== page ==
An understanding of the effects of smartshopper feelings is as important as an understanding of their origins for the marketer who is concerned with maximizing the effectiveness of price promotions. Broadly speaking, smart-shopper feelings can affect the consumer decision process in two ways: (1) they can alter the sequence of events in the decision process, and (2) they can affect the evaluation of a single alternative.

The sequence of events in the decision process can be strongly affected by word-of-mouth information from other consumers. Folkes (1988) has suggested that consumers who feel proud about the price they pay are more likely than other consumers to brag, and thus spread information about the purchase, and the results of Schindler's (1988b) scenario experiment supports this possibility. Price et al. (1988) found that at least some shoppers respond to coupon promotions by clipping the coupons and giving them to friends and relatives who use products in the category of the couponed brand. This could be considered a form of word-of-mouth communication between consumers.

The anticipation of smart-shopper feelings could also affect the sequence of events in the decision process by causing an item to be considered. Many consumers will scan sale advertising and examine every cents-off coupon they receive in search of items they are planning to buy. This procedure is a price search activity which may well lead to smart-shopper feelings, but also may lead consumers to consider items which they otherwise would never have considered. Causing consideration of an item could have an important influence on the outcome of a decision since consumers may often use the "satisficing" strategy of choosing the first alternative which is satisfactory rather than considering the full range of possibilities.

Whether or not it is a price promotion which -causes an item to be considered, there are at least three mechanisms by which the anticipation of smartshopper feelings for a discounted item may influence the evaluation of this item. First, the prospect of these feelings may be considered simply another attribute of the item which is weighed against the values of the item's other attributes in an additive way. Although the attribute of anticipated smart.shopper feelings is intangible, this mechanism of its influence is relatively simple.

The second possible mechanism by which smart-shopper feelings may influence product evaluation is the possibility that the anticipation of the benefit of smart-shopper feelings Interacts with the assessment of the other costs and benefits of the item. In particular, the desire for smart-shopper feelings could lead the consumer to alter his or her perception of other attributes in order to "rationalize" the purchase. Rose's (1988) description of one frequent-flyer plan enthusiast appears to provide an example of such rationalization:

Personal-finance author Andrew Tobias - who tells people to shop around for everything from shaving cream to auto insurance - admits he doesn't shop around when it comes to airlines. He says there's more to it than free trips: Sticking with one airline "makes you feel like part of a family," he says. "Way down deep, I know there's a heart of steel at American Airlines. But they make you feel like they really care." Still, he adds, "I've gotten so many free trips, it's ridiculous."

A third possible mechanism of the effect of smart-shopper feelings on product evaluation involves the possibility that the price evaluation activities which lead to smart-shopper feelings also have the effect of distracting the consumer from the consideration of other attributes (Gardner and Strang 1984). If the goal which is salient in the consumer's mind affects the considerations which are evoked, then the goal of being responsible for a price savings is likely to evoke thoughts concerning whether the item is really on sale, whether or not a lower price might not be found elsewhere, etc. Involvement with these considerations may distract the consumer from considerations which are less closely related to the goal of feeling responsible for a low price, such as whether the benefits of the item will really justify its costs.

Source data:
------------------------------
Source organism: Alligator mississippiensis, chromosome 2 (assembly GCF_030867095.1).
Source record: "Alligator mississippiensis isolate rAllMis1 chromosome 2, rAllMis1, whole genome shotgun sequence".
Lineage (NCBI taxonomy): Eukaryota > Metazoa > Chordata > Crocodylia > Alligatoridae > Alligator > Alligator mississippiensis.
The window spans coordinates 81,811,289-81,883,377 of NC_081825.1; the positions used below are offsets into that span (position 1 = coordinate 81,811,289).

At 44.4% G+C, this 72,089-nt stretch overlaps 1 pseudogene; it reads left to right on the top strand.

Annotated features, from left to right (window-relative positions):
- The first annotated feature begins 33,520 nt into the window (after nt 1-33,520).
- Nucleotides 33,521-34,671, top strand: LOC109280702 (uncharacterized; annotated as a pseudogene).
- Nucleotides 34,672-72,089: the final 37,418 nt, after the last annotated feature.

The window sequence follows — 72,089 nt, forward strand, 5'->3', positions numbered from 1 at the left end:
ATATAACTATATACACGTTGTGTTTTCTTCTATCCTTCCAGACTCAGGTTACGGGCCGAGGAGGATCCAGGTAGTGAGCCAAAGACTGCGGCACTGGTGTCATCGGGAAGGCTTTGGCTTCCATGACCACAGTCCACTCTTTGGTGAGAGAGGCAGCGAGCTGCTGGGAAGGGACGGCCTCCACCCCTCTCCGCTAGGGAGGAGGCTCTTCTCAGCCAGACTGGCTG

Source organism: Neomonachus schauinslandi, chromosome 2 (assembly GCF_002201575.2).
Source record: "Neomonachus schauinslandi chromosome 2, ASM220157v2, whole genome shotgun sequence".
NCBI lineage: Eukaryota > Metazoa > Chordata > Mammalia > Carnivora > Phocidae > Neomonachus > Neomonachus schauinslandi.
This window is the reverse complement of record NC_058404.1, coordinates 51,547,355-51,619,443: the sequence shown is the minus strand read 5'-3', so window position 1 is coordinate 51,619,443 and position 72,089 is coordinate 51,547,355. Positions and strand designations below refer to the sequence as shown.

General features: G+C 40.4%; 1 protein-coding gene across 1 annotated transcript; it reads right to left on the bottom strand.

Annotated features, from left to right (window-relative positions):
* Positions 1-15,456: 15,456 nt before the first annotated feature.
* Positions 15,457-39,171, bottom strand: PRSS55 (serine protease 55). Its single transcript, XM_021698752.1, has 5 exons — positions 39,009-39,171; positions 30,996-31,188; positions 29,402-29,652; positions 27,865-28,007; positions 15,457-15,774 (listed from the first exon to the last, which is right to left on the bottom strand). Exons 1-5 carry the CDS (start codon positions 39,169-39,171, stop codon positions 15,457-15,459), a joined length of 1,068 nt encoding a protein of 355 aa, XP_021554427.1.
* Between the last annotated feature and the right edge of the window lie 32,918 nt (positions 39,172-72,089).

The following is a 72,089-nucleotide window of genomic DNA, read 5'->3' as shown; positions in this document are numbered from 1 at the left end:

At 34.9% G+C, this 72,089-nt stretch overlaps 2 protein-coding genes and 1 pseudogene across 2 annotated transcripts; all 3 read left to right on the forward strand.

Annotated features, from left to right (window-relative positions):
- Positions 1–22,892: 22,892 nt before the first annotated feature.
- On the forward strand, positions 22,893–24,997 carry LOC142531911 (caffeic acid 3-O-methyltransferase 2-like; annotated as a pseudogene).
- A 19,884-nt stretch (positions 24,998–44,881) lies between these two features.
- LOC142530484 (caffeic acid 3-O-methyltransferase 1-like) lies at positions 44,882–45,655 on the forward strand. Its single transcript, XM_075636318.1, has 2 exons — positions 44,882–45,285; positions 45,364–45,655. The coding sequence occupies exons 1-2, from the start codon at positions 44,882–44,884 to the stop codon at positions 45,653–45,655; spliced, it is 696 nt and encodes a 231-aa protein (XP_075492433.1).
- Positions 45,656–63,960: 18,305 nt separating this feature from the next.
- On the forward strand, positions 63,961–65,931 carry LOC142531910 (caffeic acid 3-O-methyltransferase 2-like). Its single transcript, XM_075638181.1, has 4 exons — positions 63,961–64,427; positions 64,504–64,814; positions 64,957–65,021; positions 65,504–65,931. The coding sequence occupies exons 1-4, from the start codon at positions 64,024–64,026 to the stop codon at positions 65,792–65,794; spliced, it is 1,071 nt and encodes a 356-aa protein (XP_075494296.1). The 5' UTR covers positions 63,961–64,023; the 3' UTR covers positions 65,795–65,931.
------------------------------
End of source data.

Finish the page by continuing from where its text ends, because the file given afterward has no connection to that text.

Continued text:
If smart-shopper feelings do indeed play a major role in the consumer's response to price promotions, then it is important to understand the origins and effects of these feelings. Understanding of the factors which lead the consumer to feel responsible for a discount and the stimuli which arouse the desire for smart-shopper feelings would help the marketer design programs which maximize the amount of consumer excitement which can be generated by a limited promotional budget. An understanding of the role of smart-shopper feelings in consumers' lives would help marketers target price promotions to those consumers and to those situations where they are most likely to have an effect. And, a detailed understanding of the mechanisms by which a price promotion may affect the consumer decision process would guide the marketer's decisions concerning the timing of promotions and the choice of products to be discounted.

In addition, these understandings are relevant to public policy and consumer education. An appreciation of the origins of smart-shopper feelings and the situations where they are most likely to have an effect on buying decisions should help the consumer put such feelings into perspective. Each consumer should be prepared to make an informed decision about just what role the excitement of getting a bargain will play in his or her life.


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Robert M. Schindler, University of Chicago


NA - Advances in Consumer Research Volume 16 | 1989

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Katherine White, University of British Columbia, Canada

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Can Implicit Theory Influence Construal Level?

Olya Bullard, University of Winnipeg
Sara Penner, University of Manitoba, Canada
Kelley Main, University of Manitoba, Canada